This dropped out of the pantry today when I pulled out a snack. It was way in the back.
It fell and sat on the floor, looking up at me crookedly, sweetly,* ready to tie together two recent posts, one of the super-heavy variety, about my husband’s terminal illness, the other, light and playful about my child. This candy cane called me to talk about parenting a small child and giving care to a dying man at the same time.
You people must hate me. I’m a schizophrenic with these themes, and I know they affect your emotions because you tell me so. I can’t help it. It’s the nature of the creative beast, Shiva the destroyer and creator are in the same body, always. But still, apologies for the mood swings.
During the period when there could be nothing on the floor – because Gavin was at such serious risk of falling from his near-broken spine, then the surgery, then the surgery’s failing – Christmas arrived.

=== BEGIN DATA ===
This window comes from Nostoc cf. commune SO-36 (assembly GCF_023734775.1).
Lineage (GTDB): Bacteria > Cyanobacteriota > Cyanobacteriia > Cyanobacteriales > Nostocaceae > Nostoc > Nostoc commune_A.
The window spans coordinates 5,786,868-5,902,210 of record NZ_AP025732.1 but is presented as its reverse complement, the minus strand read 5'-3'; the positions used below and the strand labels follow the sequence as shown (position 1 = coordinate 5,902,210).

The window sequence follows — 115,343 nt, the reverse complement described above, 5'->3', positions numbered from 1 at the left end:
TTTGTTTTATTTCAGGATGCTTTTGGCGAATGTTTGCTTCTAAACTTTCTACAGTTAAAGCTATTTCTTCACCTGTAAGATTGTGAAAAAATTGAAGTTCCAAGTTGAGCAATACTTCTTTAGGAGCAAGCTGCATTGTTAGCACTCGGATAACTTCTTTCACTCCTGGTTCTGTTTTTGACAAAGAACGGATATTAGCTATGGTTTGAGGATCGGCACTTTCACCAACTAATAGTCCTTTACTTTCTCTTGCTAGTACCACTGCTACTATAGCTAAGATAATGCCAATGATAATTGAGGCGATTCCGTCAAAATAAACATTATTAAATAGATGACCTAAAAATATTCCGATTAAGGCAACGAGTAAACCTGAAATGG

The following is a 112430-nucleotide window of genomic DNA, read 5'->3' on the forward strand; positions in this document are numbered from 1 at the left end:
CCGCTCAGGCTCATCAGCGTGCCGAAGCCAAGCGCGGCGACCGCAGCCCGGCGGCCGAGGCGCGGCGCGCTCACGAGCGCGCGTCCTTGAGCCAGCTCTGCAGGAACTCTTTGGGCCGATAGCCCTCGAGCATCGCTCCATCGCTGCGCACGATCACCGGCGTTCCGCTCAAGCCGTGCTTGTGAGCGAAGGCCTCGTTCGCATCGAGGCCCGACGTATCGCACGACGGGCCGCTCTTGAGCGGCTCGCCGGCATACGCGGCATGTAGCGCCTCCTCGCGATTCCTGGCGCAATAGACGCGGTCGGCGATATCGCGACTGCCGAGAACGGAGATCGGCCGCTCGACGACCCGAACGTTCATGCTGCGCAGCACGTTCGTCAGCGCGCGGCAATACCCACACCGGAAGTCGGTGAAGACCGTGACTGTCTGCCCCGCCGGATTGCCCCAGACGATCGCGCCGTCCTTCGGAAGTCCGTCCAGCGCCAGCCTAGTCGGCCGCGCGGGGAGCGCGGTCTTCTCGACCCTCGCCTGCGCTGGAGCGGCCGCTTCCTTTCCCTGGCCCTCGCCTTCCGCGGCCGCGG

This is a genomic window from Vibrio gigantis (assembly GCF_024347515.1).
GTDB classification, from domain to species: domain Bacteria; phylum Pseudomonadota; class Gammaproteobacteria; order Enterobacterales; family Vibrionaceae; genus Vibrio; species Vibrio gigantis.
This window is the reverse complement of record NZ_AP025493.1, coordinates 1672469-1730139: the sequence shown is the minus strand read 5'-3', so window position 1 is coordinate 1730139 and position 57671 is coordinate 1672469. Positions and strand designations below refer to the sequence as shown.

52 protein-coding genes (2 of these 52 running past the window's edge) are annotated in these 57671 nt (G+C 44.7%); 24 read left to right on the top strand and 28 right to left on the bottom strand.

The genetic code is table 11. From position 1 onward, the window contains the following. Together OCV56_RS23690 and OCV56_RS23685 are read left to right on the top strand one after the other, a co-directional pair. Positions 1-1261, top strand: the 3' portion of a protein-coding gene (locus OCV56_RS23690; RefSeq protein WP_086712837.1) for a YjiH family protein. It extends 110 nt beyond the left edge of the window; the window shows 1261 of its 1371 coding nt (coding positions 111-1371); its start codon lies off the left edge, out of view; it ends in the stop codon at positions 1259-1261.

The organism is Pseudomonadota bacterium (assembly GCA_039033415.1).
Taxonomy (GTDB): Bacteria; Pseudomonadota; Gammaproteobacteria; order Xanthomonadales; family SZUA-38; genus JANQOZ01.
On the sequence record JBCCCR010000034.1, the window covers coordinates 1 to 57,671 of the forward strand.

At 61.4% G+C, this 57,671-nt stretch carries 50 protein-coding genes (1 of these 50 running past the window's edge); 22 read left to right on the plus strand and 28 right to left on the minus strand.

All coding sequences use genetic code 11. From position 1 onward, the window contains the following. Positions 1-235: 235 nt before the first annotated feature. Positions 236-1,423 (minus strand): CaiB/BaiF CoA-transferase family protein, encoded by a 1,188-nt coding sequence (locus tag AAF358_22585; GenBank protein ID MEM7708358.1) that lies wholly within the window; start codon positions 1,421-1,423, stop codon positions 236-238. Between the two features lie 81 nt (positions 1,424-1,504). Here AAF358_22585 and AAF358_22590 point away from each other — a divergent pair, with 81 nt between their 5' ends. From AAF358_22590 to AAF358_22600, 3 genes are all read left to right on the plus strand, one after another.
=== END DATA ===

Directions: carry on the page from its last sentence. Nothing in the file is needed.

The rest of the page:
And we had a darling little girl, about 20 months old, walking and running and chattering all around. Sharing her intelligence everywhere through analogies.
She grabbed a candy cane and walked around the dining room with it, stooping to match how close it was to the floor. She laughed. We all laughed.
Gavin’s cane was black and much larger. (It was one of the last "clothing"-type things I donated to charity after he died, though I couldn't look at it.). His mother had one, too. My toddler's little cane joke reminded me I was the only able-bodied person in the household most days. But how could you not laugh?
We always laughed, and it wasn’t just denial, it was a good observation of the world around her, no sign of doom, not portentous, not serious. Bless my child for seeing, for not understanding, and for laughing.
*I’m really sorry. Yeah, okay, not really. (But sorry for not being sorry. I know.).
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